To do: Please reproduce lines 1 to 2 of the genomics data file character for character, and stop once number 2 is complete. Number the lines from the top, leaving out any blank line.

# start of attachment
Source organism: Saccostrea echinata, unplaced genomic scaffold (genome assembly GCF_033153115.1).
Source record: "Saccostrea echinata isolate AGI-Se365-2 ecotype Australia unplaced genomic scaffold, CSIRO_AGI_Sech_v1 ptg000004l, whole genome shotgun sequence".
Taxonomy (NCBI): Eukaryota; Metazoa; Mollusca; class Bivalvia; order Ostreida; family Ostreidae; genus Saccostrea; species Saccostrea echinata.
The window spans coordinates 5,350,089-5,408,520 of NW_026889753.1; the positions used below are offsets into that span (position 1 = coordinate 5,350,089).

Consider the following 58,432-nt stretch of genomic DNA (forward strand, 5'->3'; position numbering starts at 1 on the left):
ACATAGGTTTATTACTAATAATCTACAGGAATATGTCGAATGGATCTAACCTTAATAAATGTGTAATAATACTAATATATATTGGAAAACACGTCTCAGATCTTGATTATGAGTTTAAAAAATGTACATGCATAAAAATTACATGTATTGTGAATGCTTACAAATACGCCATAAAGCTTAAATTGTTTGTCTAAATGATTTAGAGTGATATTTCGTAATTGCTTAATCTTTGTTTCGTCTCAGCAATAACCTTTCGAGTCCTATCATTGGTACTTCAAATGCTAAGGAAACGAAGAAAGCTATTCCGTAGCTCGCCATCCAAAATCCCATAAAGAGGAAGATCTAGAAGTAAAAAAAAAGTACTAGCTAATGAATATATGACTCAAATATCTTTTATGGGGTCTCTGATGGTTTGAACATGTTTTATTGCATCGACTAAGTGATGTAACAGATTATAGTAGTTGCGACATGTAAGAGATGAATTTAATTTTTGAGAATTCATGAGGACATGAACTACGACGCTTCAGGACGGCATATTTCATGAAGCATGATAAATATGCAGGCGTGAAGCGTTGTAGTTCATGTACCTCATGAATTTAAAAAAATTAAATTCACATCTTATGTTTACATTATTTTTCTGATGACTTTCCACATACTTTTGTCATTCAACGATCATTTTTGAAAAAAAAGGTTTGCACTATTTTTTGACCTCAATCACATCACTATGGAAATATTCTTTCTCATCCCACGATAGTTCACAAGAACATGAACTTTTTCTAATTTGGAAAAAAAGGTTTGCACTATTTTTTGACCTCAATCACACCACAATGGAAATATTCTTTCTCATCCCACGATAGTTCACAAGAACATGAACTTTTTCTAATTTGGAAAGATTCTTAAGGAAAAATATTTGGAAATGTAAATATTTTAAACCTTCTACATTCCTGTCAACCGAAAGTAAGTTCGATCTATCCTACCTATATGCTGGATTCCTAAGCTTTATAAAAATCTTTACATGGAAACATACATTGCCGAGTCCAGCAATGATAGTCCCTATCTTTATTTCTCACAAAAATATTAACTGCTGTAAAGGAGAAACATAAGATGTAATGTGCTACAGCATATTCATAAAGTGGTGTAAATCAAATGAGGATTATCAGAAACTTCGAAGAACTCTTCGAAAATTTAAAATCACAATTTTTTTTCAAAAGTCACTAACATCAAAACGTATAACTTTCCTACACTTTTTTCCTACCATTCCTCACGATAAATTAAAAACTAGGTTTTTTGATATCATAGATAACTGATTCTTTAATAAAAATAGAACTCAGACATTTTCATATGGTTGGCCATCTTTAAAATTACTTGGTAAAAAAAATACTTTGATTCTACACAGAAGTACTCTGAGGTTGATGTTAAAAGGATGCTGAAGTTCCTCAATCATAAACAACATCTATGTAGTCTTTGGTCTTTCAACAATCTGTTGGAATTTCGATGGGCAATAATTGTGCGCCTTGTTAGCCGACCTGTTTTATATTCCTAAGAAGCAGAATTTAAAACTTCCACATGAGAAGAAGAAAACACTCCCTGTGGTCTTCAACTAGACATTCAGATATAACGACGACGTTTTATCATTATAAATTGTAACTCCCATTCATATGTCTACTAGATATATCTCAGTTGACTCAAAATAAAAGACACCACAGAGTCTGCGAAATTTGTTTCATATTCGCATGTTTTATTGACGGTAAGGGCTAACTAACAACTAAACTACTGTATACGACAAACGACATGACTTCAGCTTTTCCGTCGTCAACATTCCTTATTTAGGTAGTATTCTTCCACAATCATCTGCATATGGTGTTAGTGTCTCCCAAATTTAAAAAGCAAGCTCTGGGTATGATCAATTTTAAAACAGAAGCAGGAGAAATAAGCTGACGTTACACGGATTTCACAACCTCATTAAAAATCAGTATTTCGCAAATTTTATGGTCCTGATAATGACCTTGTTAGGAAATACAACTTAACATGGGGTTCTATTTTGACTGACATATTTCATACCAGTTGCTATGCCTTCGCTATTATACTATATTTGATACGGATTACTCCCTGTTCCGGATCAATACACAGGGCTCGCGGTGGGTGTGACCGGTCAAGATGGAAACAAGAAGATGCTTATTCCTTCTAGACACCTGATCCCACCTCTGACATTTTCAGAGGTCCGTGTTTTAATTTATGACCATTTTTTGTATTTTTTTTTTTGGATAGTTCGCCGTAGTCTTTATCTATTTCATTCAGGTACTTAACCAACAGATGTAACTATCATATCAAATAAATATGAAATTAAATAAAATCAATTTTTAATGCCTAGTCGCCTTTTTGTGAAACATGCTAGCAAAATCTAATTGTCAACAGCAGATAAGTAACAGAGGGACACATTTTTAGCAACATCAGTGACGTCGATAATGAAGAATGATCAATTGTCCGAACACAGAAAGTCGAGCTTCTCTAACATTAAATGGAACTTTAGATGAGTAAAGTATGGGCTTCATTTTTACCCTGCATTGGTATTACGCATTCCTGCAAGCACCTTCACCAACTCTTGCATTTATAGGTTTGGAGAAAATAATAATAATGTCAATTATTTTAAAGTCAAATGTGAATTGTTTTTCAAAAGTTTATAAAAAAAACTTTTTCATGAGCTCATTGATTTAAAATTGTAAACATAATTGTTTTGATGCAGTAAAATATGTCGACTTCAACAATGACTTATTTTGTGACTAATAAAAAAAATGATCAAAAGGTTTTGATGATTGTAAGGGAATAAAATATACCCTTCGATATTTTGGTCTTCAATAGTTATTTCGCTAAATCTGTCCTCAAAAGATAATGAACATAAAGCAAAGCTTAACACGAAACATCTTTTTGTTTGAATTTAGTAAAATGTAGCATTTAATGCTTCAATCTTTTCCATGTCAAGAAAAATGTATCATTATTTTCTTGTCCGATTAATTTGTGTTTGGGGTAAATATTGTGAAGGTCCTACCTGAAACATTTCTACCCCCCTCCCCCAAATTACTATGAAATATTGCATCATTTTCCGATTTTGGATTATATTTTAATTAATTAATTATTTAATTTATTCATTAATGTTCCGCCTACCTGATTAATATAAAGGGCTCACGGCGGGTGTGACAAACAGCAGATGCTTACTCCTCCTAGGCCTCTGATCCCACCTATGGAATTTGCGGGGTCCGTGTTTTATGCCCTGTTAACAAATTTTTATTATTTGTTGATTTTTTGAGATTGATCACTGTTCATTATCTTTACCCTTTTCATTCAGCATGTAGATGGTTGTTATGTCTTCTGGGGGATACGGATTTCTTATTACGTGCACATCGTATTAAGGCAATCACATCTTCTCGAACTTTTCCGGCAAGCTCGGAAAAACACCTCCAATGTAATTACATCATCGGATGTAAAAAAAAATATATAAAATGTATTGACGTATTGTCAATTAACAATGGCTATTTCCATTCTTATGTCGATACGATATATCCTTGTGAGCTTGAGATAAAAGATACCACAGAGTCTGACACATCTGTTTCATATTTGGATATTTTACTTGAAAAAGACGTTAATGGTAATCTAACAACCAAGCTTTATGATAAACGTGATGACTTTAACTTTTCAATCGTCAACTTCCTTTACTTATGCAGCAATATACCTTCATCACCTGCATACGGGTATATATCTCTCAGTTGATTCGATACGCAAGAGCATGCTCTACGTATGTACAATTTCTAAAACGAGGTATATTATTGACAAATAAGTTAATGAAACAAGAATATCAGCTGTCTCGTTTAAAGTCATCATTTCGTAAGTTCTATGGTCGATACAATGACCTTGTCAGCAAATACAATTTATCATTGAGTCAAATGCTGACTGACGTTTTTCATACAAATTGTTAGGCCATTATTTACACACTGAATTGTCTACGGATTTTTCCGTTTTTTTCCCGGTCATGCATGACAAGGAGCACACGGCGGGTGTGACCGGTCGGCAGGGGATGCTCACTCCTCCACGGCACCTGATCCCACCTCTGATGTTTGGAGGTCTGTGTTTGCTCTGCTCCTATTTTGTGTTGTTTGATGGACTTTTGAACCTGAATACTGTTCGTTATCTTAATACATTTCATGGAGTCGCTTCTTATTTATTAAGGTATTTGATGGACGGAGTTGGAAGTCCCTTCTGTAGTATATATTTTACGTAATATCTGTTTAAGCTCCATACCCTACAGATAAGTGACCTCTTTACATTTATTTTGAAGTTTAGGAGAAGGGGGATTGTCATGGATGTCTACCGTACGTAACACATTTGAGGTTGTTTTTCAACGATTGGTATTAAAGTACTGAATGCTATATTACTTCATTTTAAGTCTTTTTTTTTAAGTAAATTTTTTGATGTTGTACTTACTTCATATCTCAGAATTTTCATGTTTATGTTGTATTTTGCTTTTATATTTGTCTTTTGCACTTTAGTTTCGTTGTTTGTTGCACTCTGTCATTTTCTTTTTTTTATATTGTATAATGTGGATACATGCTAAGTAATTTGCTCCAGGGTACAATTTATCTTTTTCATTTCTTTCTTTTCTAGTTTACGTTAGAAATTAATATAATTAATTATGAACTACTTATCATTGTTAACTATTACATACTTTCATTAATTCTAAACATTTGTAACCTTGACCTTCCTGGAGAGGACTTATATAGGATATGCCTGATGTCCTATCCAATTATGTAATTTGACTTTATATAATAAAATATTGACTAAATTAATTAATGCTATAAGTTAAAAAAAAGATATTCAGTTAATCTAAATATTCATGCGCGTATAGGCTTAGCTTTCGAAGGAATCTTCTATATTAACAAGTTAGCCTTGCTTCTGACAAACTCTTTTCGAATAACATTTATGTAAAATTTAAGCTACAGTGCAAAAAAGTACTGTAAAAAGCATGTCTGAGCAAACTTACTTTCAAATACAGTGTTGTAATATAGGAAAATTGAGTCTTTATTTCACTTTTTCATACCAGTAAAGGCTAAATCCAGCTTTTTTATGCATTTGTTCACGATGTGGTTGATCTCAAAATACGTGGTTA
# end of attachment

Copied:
Source organism: Saccostrea echinata, unplaced genomic scaffold (genome assembly GCF_033153115.1).
Source record: "Saccostrea echinata isolate AGI-Se365-2 ecotype Australia unplaced genomic scaffold, CSIRO_AGI_Sech_v1 ptg000004l, whole genome shotgun sequence".